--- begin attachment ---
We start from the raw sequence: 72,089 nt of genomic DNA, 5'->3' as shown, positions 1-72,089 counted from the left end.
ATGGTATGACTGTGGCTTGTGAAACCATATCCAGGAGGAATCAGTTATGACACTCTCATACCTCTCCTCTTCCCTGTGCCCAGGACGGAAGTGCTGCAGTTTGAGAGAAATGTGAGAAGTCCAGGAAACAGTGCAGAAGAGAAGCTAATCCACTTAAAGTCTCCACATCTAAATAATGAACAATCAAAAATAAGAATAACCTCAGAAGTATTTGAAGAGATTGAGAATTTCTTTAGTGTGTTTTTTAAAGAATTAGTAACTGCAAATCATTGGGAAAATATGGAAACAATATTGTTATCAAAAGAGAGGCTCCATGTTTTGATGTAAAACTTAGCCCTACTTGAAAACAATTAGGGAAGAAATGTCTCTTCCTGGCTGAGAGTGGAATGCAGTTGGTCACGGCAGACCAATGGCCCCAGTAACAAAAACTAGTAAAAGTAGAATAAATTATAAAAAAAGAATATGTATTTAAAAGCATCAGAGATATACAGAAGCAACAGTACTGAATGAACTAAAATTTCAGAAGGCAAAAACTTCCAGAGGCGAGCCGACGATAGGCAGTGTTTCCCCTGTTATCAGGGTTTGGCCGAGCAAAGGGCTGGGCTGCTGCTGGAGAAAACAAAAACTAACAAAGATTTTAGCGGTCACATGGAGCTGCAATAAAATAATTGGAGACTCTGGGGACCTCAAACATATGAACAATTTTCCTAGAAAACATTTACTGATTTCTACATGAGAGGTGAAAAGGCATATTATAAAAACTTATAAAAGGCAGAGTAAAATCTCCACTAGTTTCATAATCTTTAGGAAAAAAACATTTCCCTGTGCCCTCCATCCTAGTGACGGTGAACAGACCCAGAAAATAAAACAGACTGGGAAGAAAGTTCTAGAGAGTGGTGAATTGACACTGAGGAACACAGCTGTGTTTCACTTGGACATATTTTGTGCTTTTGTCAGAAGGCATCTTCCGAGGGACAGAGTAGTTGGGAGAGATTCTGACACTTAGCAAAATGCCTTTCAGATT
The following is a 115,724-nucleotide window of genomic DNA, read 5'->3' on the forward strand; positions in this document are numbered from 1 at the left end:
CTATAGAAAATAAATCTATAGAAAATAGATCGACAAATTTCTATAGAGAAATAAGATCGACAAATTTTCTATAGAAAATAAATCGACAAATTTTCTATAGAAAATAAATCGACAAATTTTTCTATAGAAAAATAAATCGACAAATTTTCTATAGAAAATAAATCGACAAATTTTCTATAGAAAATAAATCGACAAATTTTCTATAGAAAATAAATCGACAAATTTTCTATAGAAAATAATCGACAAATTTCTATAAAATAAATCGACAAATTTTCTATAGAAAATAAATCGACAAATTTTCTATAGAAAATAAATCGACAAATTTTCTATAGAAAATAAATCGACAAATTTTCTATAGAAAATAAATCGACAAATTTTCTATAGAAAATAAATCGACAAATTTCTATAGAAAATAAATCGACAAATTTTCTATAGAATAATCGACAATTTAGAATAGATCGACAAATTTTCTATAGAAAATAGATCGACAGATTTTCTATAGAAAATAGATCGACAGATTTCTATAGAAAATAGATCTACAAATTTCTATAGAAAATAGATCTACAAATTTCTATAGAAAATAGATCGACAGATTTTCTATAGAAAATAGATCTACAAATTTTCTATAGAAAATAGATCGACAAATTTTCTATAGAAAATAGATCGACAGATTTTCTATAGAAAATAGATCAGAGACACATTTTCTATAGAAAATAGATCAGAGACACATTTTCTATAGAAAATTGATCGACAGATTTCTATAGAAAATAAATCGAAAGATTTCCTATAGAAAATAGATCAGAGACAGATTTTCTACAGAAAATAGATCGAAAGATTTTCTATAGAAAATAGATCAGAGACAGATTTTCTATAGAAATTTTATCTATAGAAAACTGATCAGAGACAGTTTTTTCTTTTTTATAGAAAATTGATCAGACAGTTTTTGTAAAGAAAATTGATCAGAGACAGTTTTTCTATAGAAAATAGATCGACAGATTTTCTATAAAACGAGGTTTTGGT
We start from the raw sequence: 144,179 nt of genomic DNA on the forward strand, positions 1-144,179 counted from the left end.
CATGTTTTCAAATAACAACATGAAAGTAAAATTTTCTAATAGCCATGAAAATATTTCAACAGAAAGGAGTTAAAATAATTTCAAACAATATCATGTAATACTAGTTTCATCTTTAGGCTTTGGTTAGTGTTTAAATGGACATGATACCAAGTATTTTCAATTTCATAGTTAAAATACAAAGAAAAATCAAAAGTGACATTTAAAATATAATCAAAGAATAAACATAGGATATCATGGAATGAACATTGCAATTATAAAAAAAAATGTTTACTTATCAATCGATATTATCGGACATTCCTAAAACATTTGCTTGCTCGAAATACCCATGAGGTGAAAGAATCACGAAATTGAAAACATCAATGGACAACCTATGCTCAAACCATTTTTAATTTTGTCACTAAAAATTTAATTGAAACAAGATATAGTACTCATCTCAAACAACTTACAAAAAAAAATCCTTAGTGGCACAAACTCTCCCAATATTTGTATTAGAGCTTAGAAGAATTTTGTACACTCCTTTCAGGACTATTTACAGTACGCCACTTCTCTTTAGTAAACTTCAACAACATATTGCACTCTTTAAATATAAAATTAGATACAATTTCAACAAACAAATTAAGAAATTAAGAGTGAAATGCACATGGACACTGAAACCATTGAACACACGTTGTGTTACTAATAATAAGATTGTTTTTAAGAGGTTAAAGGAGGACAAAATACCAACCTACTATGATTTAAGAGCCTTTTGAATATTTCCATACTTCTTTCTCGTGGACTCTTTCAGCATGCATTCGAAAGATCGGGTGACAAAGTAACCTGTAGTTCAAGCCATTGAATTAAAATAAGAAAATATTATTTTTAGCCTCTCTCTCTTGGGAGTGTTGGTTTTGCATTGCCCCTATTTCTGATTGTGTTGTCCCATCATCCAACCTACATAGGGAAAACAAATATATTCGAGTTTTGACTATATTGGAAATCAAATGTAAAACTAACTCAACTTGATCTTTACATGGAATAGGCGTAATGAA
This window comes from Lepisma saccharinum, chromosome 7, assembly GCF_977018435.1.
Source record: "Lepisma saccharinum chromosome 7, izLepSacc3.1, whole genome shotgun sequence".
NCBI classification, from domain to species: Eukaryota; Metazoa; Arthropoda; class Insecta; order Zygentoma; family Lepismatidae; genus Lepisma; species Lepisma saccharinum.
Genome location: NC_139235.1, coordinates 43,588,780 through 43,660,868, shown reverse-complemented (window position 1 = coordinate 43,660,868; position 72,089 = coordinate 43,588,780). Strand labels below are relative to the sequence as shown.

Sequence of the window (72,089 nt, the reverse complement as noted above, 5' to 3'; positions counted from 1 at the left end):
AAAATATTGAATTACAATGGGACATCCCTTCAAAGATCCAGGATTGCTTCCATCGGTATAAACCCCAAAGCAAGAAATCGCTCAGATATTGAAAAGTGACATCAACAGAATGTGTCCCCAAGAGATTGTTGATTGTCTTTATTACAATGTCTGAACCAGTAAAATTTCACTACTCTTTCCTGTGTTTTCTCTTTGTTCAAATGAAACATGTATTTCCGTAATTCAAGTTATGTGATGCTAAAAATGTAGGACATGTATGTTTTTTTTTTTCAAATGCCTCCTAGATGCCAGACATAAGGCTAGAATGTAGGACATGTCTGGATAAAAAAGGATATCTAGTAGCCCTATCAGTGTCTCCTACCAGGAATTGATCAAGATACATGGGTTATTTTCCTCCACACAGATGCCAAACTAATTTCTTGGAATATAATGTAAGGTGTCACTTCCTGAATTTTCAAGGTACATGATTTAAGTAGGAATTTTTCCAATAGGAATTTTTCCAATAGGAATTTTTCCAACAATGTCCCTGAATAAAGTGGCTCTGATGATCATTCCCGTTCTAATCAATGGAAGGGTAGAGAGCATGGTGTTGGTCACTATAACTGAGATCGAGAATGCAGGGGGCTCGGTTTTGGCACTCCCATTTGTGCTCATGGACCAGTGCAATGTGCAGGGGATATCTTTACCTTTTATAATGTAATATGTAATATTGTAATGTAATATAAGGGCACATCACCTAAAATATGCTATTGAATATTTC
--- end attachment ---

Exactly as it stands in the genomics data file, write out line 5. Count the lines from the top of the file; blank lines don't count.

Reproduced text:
We start from the raw sequence: 144,179 nt of genomic DNA on the forward strand, positions 1-144,179 counted from the left end.